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April 7, 2005 - The Burlington Free Press
March protests violence against women
By Adam Silverman
Free Press Staff Writer
Less than a month after a Burlington woman was raped and killed by a stranger, a procession coiled through the city Wednesday evening to chant, sing and speak out against sexual violence.
"We are women! We are strong! Violence against us has lived too long!" members of the 150-person group chanted as they walked west on Pearl Street.
The half-hour march began at the University of Vermont and ended at City Hall, where survivors of crimes including rape, incest and molestation shared painful stories with the crowd.
The goal of the annual event, called Take Back the Night, is to shed light on sexual violence, allow survivors to share their experiences and have community leaders listen, said Ca- thleen Wilson, assistant director of the Women's Rape Crisis Center.
Mayor Peter Clavelle and Police Chief Thomas Tremblay attended the speak-out in Contois Auditorium.
Throughout the evening, many in the crowd turned their thoughts to Laura Winterbottom, 31, who police say was kidnapped March 8 from downtown Burlington, raped, beaten and strangled.
Gerald Montgomery, a 33-year-old convicted sex offender, has pleaded not guilty to charges of first-degree murder and aggravated sexual assault; a kidnapping charge is pending. Court documents say there is no known connection between Montgomery and Winterbottom.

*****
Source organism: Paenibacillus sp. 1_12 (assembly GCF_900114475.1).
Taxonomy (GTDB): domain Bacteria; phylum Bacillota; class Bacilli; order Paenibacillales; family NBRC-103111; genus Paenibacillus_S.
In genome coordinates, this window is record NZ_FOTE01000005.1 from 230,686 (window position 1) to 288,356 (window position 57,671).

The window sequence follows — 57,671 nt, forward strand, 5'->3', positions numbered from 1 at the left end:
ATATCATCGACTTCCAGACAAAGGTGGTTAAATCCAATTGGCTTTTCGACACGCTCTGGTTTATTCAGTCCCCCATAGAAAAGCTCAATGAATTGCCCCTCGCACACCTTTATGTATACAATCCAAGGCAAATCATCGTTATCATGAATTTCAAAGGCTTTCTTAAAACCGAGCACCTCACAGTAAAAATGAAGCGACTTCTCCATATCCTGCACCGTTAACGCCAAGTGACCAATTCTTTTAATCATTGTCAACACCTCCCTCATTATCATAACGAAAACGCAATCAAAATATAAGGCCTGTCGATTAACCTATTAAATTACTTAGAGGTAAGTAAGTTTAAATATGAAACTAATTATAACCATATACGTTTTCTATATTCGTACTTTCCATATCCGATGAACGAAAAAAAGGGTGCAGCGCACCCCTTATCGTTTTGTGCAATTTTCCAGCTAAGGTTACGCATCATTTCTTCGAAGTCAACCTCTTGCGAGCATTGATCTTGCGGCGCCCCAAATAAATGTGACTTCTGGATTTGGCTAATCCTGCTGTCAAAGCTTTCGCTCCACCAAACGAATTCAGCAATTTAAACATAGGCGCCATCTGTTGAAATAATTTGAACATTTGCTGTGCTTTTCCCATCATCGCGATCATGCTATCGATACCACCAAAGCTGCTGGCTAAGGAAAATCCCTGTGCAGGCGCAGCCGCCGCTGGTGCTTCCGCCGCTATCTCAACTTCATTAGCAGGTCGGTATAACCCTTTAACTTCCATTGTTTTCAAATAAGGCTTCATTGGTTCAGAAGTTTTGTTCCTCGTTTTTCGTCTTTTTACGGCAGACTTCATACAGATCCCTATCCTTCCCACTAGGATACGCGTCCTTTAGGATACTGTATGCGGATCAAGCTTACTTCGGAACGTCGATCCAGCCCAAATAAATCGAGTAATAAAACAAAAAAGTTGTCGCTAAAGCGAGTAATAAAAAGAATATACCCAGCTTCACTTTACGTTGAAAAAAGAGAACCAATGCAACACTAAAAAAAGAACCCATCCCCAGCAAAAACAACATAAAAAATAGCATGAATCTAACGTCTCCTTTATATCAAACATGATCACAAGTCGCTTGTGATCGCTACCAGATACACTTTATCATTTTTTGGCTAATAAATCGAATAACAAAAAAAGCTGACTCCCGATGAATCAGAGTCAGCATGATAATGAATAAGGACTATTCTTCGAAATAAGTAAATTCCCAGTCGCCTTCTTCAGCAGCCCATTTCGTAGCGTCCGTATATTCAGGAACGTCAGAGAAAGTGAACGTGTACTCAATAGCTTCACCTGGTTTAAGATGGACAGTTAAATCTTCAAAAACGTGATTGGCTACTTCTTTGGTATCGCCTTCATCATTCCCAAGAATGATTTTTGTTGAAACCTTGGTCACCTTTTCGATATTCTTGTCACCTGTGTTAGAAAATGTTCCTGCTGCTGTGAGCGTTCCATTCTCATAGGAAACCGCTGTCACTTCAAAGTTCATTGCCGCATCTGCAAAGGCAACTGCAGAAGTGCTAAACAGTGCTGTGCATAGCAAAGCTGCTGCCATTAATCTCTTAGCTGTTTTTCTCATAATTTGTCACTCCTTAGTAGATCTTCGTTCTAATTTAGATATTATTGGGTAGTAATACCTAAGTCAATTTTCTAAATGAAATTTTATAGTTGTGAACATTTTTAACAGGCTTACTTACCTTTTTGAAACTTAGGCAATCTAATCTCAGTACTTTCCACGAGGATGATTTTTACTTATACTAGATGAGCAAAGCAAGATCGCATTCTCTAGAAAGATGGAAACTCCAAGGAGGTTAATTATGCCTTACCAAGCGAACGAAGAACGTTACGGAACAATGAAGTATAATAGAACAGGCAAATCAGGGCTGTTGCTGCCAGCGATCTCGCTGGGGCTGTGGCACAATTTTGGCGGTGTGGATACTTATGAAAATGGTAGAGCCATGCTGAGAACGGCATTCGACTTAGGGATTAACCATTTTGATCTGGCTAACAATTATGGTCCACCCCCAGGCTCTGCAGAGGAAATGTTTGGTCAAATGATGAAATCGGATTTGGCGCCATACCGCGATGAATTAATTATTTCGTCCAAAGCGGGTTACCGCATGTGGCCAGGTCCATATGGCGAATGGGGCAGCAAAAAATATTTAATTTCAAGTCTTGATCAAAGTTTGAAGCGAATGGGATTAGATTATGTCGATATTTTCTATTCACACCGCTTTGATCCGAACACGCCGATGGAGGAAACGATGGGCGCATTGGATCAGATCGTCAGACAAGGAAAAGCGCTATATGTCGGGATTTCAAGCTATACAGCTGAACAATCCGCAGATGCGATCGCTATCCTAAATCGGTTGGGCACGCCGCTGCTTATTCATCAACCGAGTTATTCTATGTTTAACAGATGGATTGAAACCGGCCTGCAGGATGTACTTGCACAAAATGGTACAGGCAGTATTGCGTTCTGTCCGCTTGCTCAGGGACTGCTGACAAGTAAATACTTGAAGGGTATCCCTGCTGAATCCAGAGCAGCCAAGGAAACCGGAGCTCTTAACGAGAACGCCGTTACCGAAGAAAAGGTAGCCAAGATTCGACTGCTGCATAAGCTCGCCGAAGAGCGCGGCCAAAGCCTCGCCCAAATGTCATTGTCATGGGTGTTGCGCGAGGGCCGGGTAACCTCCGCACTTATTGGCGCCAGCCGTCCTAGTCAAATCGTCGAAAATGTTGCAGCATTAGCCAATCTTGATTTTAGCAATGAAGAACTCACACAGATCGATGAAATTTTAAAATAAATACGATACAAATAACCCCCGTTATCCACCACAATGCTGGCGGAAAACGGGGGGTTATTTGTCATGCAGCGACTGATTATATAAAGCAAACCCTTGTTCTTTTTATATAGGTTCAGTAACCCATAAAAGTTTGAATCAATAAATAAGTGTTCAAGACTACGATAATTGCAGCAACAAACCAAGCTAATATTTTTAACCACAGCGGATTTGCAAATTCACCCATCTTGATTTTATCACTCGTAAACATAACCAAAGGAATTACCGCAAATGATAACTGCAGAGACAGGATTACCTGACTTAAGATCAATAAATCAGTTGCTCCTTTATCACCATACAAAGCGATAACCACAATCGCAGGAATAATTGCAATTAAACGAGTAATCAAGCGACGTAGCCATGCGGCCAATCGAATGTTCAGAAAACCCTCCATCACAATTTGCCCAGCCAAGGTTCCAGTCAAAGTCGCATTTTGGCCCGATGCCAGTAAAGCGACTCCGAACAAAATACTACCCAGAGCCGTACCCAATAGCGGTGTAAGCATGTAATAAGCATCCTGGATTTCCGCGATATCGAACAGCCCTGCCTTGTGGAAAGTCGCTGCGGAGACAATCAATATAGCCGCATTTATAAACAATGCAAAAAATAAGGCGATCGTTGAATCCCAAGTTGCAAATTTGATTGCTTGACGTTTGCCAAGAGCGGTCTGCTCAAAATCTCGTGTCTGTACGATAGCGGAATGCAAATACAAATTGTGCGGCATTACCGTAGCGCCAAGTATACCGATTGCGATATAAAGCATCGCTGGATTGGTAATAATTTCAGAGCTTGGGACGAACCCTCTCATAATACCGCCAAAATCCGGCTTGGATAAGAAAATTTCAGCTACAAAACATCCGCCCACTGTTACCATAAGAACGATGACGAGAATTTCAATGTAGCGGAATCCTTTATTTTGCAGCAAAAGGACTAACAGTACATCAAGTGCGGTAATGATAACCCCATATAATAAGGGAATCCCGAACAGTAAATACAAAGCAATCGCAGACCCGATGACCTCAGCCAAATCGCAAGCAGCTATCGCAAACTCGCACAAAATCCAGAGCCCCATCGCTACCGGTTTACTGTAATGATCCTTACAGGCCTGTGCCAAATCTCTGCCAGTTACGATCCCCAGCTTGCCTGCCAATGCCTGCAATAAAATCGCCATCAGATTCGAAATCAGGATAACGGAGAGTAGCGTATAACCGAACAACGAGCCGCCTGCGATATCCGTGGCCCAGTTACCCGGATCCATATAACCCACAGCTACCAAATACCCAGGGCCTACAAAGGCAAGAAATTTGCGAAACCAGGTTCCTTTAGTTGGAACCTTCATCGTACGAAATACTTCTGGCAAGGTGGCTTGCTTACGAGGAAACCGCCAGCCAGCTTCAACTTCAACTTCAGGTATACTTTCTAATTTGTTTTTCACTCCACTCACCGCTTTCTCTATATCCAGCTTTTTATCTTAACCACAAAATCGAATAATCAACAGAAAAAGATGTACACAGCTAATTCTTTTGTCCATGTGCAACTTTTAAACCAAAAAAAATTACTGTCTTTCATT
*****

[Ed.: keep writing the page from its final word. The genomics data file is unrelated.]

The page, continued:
The slaying prompted a community outcry about the candor of Burlington's Police Department, which said nothing during the two weeks between Winterbottom's killing and Montgomery's arrest to indicate the killing was random.
"The whole way through the march, I was thinking about the violence in our community right now, and how we're all vulnerable right now," said Lindsay Jernigan, 31, of Duxbury. "For me, this is an opportunity to speak out."
The rally began as people converged on UVM's green on a warm spring afternoon. A group of six "radical cheerleaders" led the growing crowd in chants.
"Who do we want to run the nation?" the cheerleaders asked as they stood on a brick wall surrounding a fountain.
"Women and girls, yeah, yeah, yeah!" the crowd answered in unison.
Most of the participants were women, but many men also took part. Lucas Chapman, an 18-year-old UVM freshman from New Boston, N.H., said he attended because of Winterbottom's killing and his participation in a new campus group called Men Advocating Change.
"I'd really like to see our culture change in a way that makes sexual violence less common, and one of the ways to do that is by showing the community there are people working to end sexual violence," he said.
After a few more chants, the group began its march. People sang and chanted more. They carried brightly colored signs that read "Reclaim the streets" and "Stop rape!" Burlington police cars escorted the group and followed the procession. The drivers of oncoming cars tooted their horns in support, drawing huge cheers from the crowd.
People on sidewalks, front porches and outside Church Street shops paused and watched as the boisterous procession, which stretched more than a half block long, moved past. Jernigan said she was pleased so many people stopped to watch a rally against sexual violence.
"Everyone needs to hear about this," she said.
Contact Adam Silverman at 660-1854 or firstname.lastname@example.org
The Burlington Police Department will offer training in the nationally recognized women's defense program R.A.D., or rape aggression defense, next month. The six-session program teaches a wide range of physical skills and tactics. Class dates are May 3, 5, 10, 12, 17 and 19. Classes will be held at the police department on North Avenue. Tuition is $50.
Information and registration: Cpl. Steve Dixon, 658-2704, Ext. 149.